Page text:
Stone, Brendan (2008) Why Fiction Matters to Madness. In: Narrative and Fiction: an Interdisciplinary Approach. University of Huddersfield, Huddersfield, pp. 71-77.
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My thesis in this paper is that in ‘fiction’, or to be more precise, in metaphorical, poetic modes of signification, there may inhere great value, even therapeutic value, to the individual who is attempting to survive the depredations of intense distress. Moreover, my argument is that for the self to speak of its own experiences of madness and trauma there may be an imperative – an imperative necessary to survival as a self – to step outside the constraints of a purely informational mode of discourse. Such a modality of speech is very familiar to those of us who use mental health services. It is a discursive mode sanctioned by authority, a discursive mode which surrounds us, interpellates us, even before we begin to speak, a mode which translates the extraordinary, the bizarre and the profoundly disorientating into the medicalised language of diagnosis, prognosis, symptoms, and treatment. Within this discursive realm, experience which challenged rationality and conventional narrative framings of the world is remade, and through this remaking is changed beyond recognition. These medicalised, positivistic modes of speaking about experience may be, I want to argue, not only inadequate, but actually harmful to the individual employing them.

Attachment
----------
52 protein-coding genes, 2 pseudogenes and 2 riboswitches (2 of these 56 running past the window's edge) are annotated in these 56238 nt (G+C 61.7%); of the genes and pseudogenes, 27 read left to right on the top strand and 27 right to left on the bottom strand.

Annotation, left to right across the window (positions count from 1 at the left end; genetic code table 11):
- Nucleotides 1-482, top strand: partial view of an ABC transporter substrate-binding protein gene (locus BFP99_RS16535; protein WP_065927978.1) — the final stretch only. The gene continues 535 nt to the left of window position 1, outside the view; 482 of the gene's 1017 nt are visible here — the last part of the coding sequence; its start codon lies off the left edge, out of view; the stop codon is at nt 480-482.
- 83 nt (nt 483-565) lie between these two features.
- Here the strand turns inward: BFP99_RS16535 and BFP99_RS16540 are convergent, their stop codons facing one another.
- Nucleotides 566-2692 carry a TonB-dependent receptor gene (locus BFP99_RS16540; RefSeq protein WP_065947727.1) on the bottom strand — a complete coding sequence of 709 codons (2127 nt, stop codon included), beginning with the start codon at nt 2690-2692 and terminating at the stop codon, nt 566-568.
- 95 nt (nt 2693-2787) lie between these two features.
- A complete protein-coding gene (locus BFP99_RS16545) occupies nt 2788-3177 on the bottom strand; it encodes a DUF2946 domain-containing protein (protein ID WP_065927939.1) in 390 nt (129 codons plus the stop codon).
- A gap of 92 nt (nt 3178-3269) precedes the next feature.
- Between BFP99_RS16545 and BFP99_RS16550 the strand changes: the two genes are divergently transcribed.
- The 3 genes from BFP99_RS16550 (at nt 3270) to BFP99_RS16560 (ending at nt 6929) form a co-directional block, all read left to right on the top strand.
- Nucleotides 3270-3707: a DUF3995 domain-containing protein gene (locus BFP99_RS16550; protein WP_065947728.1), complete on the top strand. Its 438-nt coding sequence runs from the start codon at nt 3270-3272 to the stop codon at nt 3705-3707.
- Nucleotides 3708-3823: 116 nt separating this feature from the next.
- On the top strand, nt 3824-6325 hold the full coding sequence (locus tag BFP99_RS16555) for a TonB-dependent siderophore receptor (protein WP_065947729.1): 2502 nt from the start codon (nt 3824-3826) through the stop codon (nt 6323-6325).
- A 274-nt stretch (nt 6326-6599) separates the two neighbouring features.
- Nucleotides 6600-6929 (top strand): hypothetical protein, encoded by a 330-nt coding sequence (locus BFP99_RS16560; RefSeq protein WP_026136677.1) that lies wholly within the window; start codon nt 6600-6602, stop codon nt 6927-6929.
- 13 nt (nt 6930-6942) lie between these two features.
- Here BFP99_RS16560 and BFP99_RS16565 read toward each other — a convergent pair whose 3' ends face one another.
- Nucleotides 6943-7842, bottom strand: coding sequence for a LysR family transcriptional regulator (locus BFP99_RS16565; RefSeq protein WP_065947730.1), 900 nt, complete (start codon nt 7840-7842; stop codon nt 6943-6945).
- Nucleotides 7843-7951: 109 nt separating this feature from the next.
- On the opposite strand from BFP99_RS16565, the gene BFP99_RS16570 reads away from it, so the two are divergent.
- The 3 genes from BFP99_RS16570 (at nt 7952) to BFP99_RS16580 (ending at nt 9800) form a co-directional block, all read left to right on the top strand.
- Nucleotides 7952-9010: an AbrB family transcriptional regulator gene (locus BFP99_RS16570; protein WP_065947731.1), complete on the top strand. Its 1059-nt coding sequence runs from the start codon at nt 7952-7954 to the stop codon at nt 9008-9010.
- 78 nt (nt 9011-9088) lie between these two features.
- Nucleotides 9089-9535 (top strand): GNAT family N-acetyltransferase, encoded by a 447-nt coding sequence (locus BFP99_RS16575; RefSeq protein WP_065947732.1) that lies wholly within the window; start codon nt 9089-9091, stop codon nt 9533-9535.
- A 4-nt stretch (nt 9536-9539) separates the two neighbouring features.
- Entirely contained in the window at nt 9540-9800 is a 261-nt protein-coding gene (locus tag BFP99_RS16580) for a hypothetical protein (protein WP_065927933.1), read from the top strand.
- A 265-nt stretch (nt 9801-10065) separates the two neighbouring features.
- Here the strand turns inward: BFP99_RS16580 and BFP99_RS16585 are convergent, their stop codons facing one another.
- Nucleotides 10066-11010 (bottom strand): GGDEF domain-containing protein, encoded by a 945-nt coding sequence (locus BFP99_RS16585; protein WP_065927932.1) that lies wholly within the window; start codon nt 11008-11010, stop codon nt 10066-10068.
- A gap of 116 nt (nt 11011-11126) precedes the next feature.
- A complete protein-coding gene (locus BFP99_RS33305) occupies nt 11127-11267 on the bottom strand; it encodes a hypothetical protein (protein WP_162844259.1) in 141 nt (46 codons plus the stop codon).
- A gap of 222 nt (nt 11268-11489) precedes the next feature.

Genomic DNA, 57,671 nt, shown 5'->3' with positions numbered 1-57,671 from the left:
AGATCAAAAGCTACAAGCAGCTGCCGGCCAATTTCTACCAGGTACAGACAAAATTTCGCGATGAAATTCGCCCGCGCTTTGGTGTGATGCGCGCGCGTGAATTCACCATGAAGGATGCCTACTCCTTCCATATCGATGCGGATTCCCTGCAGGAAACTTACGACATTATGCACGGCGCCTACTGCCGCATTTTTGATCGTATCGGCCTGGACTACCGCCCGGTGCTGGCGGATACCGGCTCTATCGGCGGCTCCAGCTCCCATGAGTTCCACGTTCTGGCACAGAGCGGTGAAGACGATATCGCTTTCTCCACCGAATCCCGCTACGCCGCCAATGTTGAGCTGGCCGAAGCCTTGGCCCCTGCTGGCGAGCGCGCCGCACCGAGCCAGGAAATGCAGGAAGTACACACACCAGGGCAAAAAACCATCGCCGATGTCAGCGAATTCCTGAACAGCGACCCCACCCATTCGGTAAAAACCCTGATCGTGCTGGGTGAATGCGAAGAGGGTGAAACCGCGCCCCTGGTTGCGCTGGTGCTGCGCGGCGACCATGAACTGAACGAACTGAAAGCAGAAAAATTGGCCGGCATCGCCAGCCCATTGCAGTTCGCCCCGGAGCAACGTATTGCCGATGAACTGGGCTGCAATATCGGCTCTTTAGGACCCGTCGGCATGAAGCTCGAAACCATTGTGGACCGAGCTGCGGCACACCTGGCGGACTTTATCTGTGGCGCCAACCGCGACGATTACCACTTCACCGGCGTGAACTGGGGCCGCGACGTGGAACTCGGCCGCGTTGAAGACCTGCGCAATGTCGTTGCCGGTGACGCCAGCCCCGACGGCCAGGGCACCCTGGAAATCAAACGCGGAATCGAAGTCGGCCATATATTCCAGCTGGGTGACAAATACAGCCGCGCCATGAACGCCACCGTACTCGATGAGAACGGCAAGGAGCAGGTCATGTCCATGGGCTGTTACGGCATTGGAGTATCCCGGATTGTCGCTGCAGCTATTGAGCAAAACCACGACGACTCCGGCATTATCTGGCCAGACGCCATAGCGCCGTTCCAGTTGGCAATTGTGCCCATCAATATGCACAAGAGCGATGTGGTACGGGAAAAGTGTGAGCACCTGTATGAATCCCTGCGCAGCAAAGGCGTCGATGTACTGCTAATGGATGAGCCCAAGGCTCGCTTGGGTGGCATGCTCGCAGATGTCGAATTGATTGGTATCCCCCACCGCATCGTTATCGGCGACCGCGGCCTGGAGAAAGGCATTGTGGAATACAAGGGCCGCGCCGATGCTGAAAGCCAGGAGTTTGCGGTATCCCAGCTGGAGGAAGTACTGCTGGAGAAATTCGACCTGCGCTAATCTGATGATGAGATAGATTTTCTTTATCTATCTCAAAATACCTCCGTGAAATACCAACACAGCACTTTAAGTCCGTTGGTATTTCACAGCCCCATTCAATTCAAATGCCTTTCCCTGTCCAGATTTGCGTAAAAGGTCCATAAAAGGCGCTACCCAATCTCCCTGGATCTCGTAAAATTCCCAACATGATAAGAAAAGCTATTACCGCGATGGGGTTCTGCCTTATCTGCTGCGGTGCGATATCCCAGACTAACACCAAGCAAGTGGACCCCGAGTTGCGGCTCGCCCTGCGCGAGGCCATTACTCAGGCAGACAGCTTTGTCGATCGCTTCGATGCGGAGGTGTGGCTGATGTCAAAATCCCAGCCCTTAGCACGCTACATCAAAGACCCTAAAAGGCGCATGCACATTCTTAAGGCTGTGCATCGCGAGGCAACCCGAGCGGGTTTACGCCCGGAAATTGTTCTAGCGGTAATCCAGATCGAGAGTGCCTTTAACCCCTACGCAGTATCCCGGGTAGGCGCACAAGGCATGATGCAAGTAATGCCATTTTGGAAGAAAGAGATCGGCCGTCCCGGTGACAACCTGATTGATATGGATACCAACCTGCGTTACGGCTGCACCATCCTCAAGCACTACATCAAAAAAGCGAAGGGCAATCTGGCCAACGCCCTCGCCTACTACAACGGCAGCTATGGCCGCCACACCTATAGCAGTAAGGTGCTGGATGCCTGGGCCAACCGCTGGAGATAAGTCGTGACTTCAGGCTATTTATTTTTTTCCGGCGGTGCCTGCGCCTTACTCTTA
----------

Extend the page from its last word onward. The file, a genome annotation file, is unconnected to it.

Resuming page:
|Item Type:||Book Chapter|
|Additional Information:||Copyright for chapters remain with individual authors at all times and permission should be sought from the author for any reproduction other than for personal use.|
|Subjects:||P Language and Literature > PN Literature (General)|
|Schools:||School of Human and Health Sciences > Narrative and Memory Research Group > Narrative and Memory Research Group Annual Conference
School of Human and Health Sciences
|Depositing User:||Cherry Edmunds|
|Date Deposited:||25 Jun 2009 15:55|
|Last Modified:||21 Aug 2015 07:07|
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